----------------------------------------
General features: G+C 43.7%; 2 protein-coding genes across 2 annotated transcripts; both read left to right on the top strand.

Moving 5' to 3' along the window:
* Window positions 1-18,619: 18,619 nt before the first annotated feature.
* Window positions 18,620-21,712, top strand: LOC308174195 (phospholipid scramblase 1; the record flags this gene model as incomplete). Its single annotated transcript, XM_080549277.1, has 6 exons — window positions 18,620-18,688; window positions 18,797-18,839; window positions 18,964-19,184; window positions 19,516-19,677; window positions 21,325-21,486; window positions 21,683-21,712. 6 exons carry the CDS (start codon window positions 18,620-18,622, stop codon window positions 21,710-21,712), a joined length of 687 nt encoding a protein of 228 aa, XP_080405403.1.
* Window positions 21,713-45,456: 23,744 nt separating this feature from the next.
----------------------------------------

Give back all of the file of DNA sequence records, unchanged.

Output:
General features: G+C 43.7%; 2 protein-coding genes across 2 annotated transcripts; both read left to right on the top strand.

Moving 5' to 3' along the window:
* Window positions 1-18,619: 18,619 nt before the first annotated feature.
* Window positions 18,620-21,712, top strand: LOC308174195 (phospholipid scramblase 1; the record flags this gene model as incomplete). Its single annotated transcript, XM_080549277.1, has 6 exons — window positions 18,620-18,688; window positions 18,797-18,839; window positions 18,964-19,184; window positions 19,516-19,677; window positions 21,325-21,486; window positions 21,683-21,712. 6 exons carry the CDS (start codon window positions 18,620-18,622, stop codon window positions 21,710-21,712), a joined length of 687 nt encoding a protein of 228 aa, XP_080405403.1.
* Window positions 21,713-45,456: 23,744 nt separating this feature from the next.